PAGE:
This presentation was given at the fifth and final Forum of 2019 at the Harris Academy Peckham when each member of the Panel was given three minutes to present their thoughts, views, and news regarding their own position on Knife Crime having listened to our local young people. Malte Laub is an academic based at King’s College London.
‘My name is Malte, I have done research here in Peckham and other parts of south London about knife violence, policing, and crime more generally.
I learned many things from our talks, but maybe most importantly that we think of knife crime too much in police and crime terms and that it is time for us to stop doing that.
So, I want to use my three minutes to be a bit provocative and make a case against the police as a tool against knife crime. We should challenge our reflex to hear knife crime and think police.
So why do I think this?
Well, firstly, because many of you have told us that you are afraid of the police:
One year-nine student shared his experiences being G-checked, so being stopped and harassed by a gang member, and in the next sentence compared this to police stop-and-searches. This is what the student said, it was in answer to the question if he felt safe with the police on the street.
‘it doesn’t really make me feel safe. I mean they are around. They can stop me from getting G-checked, they can stop the person eventually that will come to me to ask me for my stuff. But they stop and search me. I don’t know what the difference is. Because if they can ask me what I have, people who G-check me what I have, the police are doing the exact same thing.’
One of the let’s talk groups more or less collectively said they would change the side of the road when they saw a police officer coming towards them.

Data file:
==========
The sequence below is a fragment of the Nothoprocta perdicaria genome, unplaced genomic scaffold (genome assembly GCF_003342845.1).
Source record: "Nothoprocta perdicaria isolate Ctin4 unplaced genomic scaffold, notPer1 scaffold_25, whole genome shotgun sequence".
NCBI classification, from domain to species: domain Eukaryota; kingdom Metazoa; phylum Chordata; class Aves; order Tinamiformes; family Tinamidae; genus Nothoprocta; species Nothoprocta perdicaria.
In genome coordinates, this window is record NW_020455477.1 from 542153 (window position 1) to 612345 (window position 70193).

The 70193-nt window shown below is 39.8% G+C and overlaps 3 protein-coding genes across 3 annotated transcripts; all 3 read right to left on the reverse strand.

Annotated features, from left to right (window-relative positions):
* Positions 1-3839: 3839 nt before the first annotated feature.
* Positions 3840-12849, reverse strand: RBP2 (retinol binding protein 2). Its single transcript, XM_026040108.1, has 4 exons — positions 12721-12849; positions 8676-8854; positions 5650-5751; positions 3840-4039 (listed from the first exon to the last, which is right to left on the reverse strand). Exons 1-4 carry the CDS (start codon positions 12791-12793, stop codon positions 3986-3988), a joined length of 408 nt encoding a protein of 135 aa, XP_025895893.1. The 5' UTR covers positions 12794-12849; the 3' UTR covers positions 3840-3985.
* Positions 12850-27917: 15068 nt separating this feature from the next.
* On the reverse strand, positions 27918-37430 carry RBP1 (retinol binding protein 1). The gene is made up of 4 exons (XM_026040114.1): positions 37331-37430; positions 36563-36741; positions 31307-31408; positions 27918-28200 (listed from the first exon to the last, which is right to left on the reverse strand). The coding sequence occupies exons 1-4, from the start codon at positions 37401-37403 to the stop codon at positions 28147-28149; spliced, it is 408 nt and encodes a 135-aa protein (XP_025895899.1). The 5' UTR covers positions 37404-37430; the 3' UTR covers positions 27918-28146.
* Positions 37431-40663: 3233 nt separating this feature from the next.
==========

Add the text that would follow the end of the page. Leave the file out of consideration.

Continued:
I know that this is not to say that everyone feels that way. One student even suggested that everyone should be stopped and searched because it helps to take knifes of the streets and that is certainly true to an extent. But generally, many of you were quite critical of the police, especially the older years. A group of year-eleven students were particularly clear of that. They said they would not talk to the police, because gangs might find out about this. They also said that the police would be stopping and searching the wrong people, that they would be too aggressive, and they would be present in the wrong circumstances, namely after something happened.
 Chris: would you not agree that if you were to speak to the police and it could be kept anonymous, that could be helpful?
Girl I: Nuh-uh.
Chris: it wouldn’t be helpful to speak and advise the police? Why not?
Girl I: Because if you give..
Chris: but how are they going to know what is happening on the ground?
Girl I: Ok say if we knew a person that keeps stuff in their house. We go to the police and say, “oh, I know this person who keeps this stuff in their house with this person, this person and this person. If it’s a secret, and you release the secret that only certain people know, they will find out somehow who did it. Plus you see how you guys can kind of see behaviour in people? They can also see behaviour in people. They are already intimidated, so they are going to see that something is up, something is wrong, so …
 So basically I want to add to what he says, so I think like sometimes the person is innocent, and like the police would push them down and everything. _____ it hurts but the police don’t listen. I just think it’s kind of stupid that they’re all like aggressive towards them, if that makes sense, because they’r going to stop but they keep on doing;
Girl II: [Policeman], I’m very sorry I’m not into the police